March 25, 2020

The implications of COVID-19 for rural India

COVID-19 will have major economic implications for rural India. Here are six things we can do to minimise them.

3 min read

The COVID-19 pandemic has brought the entire nation to a halt. Health officials and medical professionals are struggling with containing the disease, and testing and treating affected people. Last night, Prime Minister Narendra Modi announced a three-week, nation-wide, complete lockdown to contain the spread of this virus, as the number of reported positive cases in India crossed 500.

In light of this, it is pertinent to take stock of our rural areas.

The risk of spread in rural areas is heightened. This is due to a number of factors, including lack of awareness, a limited supply of clean water, low levels of nutrition, and most importantly, ill-equipped and insufficient public health centres and district hospitals.

The informal industry in cities being badly affected has resulted in loss of rural income.

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Slowed down economic activity in urban areas has an effect on rural areas as well. Numerous studies and experience from the field indicate that a significant proportion of rural household incomes comes from migration and daily-wage labourers. The informal industry in cities being badly affected has resulted in loss of rural income. What’s more, massive layoffs and lack of relief measures are pushing migrants to return to their villages, which would increase the risk of the spread of the virus.

people sitting in a village house_coronavirus

Slowed down economic activity in urban areas has an effect on rural areas as well. | Picture courtesy: Wikimedia Commons

The feared effects on rural populations have already started to materialise. Take for example:

  1. Poultry producers in Jharkhand are bearing the brunt of the decreasing demand for broiler chickens, with rates falling as low as INR 20 per kg, from the regular rate of INR 90 per kg.
  2. There are rotting vegetables in some regions of Tamil Nadu as a result of the transport system partially breaking down, as observed by the field staff of the Tamil Nadu State Rural Livelihoods Mission.
  3. Rural haats in Odisha, West Bengal, and Chhattisgarh, and mandis in Madhya Pradesh and Maharashtra are being closed down, as observed by our team members on the ground, making it difficult for smallholder farmers in these areas to sell their produce.

To tackle the problem, state governments have sent advisories to rural areas—through the district administration, which then passes it down—to spread information about how to deal with the virus affected cases as well as about how to reduce the chance of it spreading.

Related article: The social sector response to COVID-19

For example, in Odisha, Self-Help Groups (SHGs) are now producing masks that can be worn, and local ASHA workers are disseminating knowledge amongst community members. Additionally, some civil society organisations, such as PRADAN, have developed and are distributing Information, Education, and Communication (IEC) material, and creating awareness among the SHG members.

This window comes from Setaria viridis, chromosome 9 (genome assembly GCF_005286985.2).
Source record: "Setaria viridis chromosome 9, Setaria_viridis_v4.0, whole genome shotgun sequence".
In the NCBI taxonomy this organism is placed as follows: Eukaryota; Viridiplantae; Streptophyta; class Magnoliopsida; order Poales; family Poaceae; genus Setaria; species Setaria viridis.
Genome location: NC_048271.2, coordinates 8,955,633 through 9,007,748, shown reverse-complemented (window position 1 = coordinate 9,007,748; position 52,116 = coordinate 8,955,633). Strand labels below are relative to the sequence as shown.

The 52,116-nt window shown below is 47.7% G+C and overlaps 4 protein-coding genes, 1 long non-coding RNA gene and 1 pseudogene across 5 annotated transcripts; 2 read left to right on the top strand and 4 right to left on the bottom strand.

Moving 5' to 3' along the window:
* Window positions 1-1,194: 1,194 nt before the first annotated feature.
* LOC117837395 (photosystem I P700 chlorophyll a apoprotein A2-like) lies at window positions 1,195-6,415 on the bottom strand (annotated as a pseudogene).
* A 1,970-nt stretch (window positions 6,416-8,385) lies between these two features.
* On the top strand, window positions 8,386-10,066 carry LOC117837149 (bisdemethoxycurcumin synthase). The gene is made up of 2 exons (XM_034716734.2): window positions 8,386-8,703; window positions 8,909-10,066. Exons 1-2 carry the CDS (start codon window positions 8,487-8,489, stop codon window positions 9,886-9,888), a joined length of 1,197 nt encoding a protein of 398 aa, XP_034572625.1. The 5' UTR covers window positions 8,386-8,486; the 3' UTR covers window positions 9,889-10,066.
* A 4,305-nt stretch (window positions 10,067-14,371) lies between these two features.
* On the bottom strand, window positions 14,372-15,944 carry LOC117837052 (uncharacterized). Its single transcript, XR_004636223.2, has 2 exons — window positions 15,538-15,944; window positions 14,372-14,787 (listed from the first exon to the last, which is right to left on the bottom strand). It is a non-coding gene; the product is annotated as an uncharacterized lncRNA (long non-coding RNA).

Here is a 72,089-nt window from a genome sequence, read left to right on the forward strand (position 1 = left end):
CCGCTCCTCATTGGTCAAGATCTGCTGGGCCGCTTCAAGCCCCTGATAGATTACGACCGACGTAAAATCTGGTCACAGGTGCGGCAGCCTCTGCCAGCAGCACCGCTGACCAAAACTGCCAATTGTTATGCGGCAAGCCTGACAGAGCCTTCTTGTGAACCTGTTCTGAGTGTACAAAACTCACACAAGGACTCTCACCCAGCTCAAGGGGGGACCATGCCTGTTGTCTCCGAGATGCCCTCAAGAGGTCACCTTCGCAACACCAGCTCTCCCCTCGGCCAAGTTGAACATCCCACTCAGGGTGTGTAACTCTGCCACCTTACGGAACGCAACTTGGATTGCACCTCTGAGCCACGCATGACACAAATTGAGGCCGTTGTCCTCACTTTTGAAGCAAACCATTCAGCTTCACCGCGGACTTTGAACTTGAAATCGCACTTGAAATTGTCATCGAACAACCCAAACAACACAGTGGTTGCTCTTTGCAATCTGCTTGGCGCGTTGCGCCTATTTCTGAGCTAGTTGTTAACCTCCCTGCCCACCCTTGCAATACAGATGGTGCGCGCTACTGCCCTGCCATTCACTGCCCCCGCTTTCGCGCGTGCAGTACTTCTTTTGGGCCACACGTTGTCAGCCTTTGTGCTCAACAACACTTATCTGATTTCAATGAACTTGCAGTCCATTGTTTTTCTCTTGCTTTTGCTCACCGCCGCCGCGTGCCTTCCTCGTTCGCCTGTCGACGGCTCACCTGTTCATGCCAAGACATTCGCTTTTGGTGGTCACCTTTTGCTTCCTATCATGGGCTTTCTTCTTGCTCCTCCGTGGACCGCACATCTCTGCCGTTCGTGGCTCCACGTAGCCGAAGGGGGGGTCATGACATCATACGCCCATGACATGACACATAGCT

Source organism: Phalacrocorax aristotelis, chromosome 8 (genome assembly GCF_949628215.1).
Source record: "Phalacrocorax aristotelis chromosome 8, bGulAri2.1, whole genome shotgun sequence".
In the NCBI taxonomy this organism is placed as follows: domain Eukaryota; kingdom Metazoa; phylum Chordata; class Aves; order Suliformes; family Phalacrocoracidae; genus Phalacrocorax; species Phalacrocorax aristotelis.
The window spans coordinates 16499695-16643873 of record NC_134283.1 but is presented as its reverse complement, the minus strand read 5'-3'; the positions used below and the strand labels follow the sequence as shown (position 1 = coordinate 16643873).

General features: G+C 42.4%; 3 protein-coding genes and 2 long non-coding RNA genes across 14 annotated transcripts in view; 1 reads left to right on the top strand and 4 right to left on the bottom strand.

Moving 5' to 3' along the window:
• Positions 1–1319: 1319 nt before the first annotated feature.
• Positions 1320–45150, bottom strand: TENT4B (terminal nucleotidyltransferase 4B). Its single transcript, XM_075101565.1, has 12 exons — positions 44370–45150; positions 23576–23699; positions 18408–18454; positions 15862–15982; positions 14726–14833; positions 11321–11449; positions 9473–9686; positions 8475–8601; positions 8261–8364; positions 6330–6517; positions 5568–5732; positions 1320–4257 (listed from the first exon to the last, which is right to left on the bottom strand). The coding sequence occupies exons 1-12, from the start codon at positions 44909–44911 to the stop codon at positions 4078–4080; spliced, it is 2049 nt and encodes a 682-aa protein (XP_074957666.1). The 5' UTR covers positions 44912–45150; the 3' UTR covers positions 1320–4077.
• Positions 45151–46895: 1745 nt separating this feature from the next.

However, proactive measures are needed on the part of the government and civil society to safeguard rural populations from the economic fallout of this pandemic. These could include:

  1. Continuing the supply chain of midday meals and Anganwadi meals, and delivering them to the families’ doorsteps (like Kerala has done), so that children and pregnant mothers get at least one meal a day.
  2. Supplying free ration to rural households through the public distribution system.
  3. Supporting rural households with 30-50 days’ worth of labour wages, from the MGNREGA budget.
  4. Leveraging the SHG network and ASHA workers to disseminate IEC material.
  5. Extending Village Organisations (VOs) to provide soft loans to households that lose wage days and/or incur COVID-19-related health expenses—State Rural Livelihood Missions may consider extending the use of the Vulnerability Reduction Fund (VRF) to the VOs for this purpose.
  6. Rescheduling bank loan repayment cycles for SHGs and individual agricultural debtors.

The current crisis is one which we are not fully equipped for, nor know enough about. Preparing and empowering the rural population would go a long way in this fight.

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  • If you have more ideas on how civil society or the government can safeguard the rural economy during this time, write to the author at [email protected].

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Shouvik Mitra-Image
Shouvik Mitra

Shouvik Mitra works in the field of rural livelihoods and community institutions, including producer collectives in South Asia. He has worked with PRADAN, at the grassroots, for a decade. Shouvik is also a consultant with World Bank and the FAO. He is trained as an architect from Jadavpur University, and was awarded the Fulbright Hubert H Humphrey Fellowship in 2009.